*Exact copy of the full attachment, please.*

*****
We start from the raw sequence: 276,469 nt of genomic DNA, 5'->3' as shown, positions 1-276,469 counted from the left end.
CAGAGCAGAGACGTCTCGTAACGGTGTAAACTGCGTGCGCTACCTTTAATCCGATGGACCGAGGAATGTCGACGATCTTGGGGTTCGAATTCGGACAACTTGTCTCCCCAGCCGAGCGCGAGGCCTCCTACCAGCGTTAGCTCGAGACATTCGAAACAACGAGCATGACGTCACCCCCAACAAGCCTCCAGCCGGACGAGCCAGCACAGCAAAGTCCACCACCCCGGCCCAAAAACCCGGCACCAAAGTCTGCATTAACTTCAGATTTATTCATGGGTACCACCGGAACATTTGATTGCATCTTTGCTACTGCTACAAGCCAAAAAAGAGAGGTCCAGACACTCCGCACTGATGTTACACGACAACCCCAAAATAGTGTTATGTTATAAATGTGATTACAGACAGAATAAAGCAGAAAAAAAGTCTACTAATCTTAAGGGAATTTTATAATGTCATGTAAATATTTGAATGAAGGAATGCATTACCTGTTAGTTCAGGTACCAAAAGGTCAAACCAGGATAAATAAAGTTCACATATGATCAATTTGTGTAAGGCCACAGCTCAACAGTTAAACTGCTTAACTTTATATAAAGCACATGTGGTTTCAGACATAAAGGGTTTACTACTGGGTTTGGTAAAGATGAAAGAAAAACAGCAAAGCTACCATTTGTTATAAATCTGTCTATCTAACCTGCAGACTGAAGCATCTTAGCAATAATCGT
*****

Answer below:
We start from the raw sequence: 276,469 nt of genomic DNA, 5'->3' as shown, positions 1-276,469 counted from the left end.
CAGAGCAGAGACGTCTCGTAACGGTGTAAACTGCGTGCGCTACCTTTAATCCGATGGACCGAGGAATGTCGACGATCTTGGGGTTCGAATTCGGACAACTTGTCTCCCCAGCCGAGCGCGAGGCCTCCTACCAGCGTTAGCTCGAGACATTCGAAACAACGAGCATGACGTCACCCCCAACAAGCCTCCAGCCGGACGAGCCAGCACAGCAAAGTCCACCACCCCGGCCCAAAAACCCGGCACCAAAGTCTGCATTAACTTCAGATTTATTCATGGGTACCACCGGAACATTTGATTGCATCTTTGCTACTGCTACAAGCCAAAAAAGAGAGGTCCAGACACTCCGCACTGATGTTACACGACAACCCCAAAATAGTGTTATGTTATAAATGTGATTACAGACAGAATAAAGCAGAAAAAAAGTCTACTAATCTTAAGGGAATTTTATAATGTCATGTAAATATTTGAATGAAGGAATGCATTACCTGTTAGTTCAGGTACCAAAAGGTCAAACCAGGATAAATAAAGTTCACATATGATCAATTTGTGTAAGGCCACAGCTCAACAGTTAAACTGCTTAACTTTATATAAAGCACATGTGGTTTCAGACATAAAGGGTTTACTACTGGGTTTGGTAAAGATGAAAGAAAAACAGCAAAGCTACCATTTGTTATAAATCTGTCTATCTAACCTGCAGACTGAAGCATCTTAGCAATAATCGT